Pitti Palace, Florence
Posted by Avital Pinnick on October 2, 2012
The Pitti Palace (or Palazzo Pitti) is a huge Renaissance palace that was home to the Grand Dukes of Tuscany and later King Victor Emanuel II. Now it houses several large galleries and is surrounded on three sides by the Boboli Gardens. The house was commissioned in 1458 by the Florentine banker Luca Pitti. In 1549, Pitti sold the house to Eleanora di Toledo, wife of Cosimo I de Medici, later Grand Duke of Tuscany. The palace is located on the south side of the Arno River, in a surprisingly pastoral setting.
This was a tough set of slides to edit because we spent two days wandering around the museum and the gardens. The first day was overcast but the second day was sunny. The photo above shows the front of the palace. I desaturated and cropped it because the sky was so grey. There are two wings extending from the main structure but you can only see one of the wings.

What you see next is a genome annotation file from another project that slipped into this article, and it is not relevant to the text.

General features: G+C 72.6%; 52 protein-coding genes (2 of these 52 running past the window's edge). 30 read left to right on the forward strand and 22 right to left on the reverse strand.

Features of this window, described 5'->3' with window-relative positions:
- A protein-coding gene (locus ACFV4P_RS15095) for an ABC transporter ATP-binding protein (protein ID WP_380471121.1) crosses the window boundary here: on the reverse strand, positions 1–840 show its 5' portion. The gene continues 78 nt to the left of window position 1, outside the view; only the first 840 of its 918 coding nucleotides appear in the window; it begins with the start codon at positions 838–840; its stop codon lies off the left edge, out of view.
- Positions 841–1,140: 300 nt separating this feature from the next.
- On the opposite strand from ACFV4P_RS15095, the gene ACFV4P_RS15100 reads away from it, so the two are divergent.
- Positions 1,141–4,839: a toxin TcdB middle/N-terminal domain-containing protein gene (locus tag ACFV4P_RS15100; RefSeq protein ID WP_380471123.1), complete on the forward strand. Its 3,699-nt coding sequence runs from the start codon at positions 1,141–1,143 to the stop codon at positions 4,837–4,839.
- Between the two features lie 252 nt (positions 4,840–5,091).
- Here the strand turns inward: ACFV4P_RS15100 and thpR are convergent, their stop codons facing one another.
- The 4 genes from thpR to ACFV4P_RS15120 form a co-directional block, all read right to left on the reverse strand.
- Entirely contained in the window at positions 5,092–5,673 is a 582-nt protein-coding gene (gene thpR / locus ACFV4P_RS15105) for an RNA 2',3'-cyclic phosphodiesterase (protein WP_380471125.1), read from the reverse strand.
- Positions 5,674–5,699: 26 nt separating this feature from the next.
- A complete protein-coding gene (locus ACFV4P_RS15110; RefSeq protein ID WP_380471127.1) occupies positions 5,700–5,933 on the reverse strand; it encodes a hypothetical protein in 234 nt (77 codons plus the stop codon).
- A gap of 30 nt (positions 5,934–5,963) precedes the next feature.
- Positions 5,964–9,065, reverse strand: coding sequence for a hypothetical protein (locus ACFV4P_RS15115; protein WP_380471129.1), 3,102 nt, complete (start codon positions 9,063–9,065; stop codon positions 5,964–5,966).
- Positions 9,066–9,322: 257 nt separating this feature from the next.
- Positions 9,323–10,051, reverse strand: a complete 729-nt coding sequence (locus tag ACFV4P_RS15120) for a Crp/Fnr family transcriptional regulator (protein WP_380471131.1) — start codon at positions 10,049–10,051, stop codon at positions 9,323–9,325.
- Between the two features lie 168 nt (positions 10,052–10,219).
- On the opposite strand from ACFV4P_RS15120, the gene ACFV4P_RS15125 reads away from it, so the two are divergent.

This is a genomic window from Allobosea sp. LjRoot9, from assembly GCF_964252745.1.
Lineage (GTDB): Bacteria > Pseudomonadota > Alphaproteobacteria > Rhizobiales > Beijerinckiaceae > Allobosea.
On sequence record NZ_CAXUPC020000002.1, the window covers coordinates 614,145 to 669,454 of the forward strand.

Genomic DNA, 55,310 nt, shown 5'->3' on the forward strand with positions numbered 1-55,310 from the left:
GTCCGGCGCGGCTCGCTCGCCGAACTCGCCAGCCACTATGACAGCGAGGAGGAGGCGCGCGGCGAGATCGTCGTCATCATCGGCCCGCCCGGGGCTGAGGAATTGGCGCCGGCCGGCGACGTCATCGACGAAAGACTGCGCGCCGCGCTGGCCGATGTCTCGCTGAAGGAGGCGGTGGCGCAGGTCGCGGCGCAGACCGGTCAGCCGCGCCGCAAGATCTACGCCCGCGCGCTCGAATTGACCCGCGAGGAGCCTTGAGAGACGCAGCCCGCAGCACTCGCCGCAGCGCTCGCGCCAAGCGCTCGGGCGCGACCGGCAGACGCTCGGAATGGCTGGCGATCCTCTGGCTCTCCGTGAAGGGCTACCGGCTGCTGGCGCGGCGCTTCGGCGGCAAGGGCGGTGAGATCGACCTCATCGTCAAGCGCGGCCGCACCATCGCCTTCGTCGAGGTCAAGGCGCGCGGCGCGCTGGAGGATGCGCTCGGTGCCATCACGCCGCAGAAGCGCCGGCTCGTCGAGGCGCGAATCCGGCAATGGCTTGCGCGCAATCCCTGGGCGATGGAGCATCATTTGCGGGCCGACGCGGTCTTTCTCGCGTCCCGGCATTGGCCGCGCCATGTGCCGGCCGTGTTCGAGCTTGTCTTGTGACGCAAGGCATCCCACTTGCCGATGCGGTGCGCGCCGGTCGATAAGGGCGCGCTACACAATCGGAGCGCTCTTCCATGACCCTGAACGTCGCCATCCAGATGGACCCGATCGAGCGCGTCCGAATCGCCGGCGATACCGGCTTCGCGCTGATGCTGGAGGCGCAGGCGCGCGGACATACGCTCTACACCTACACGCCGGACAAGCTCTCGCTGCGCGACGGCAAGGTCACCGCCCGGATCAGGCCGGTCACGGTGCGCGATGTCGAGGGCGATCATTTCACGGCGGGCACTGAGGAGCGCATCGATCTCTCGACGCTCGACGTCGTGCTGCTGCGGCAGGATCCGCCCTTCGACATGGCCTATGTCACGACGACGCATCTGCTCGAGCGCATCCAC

The palace and gardens are quite extensive. Although we bought a three-day ticket, we only managed to get back on two days (the third day was the same day as our visit to the Accademia and we were too tired to do a lot of walking. This site is well worth a visit but be prepared for a lot of walking! The gardens sprawl over a steep hill.
Below is the main palace seen from the back, showing the Fontana del Carciofo (Fountain of the Artichoke, 1641) on a terrace.
Below: corbel above doorway in inner courtyard.
Inner courtyard of main palace:
There was a wine festival in progress.
Lion relief on the front of the palace, facing the street.
View of the palace from the Neptune fountain, the main axis of the Boboli gardens:
View of the palace from above the Neptune fountain, with the Tuscan hills in the background: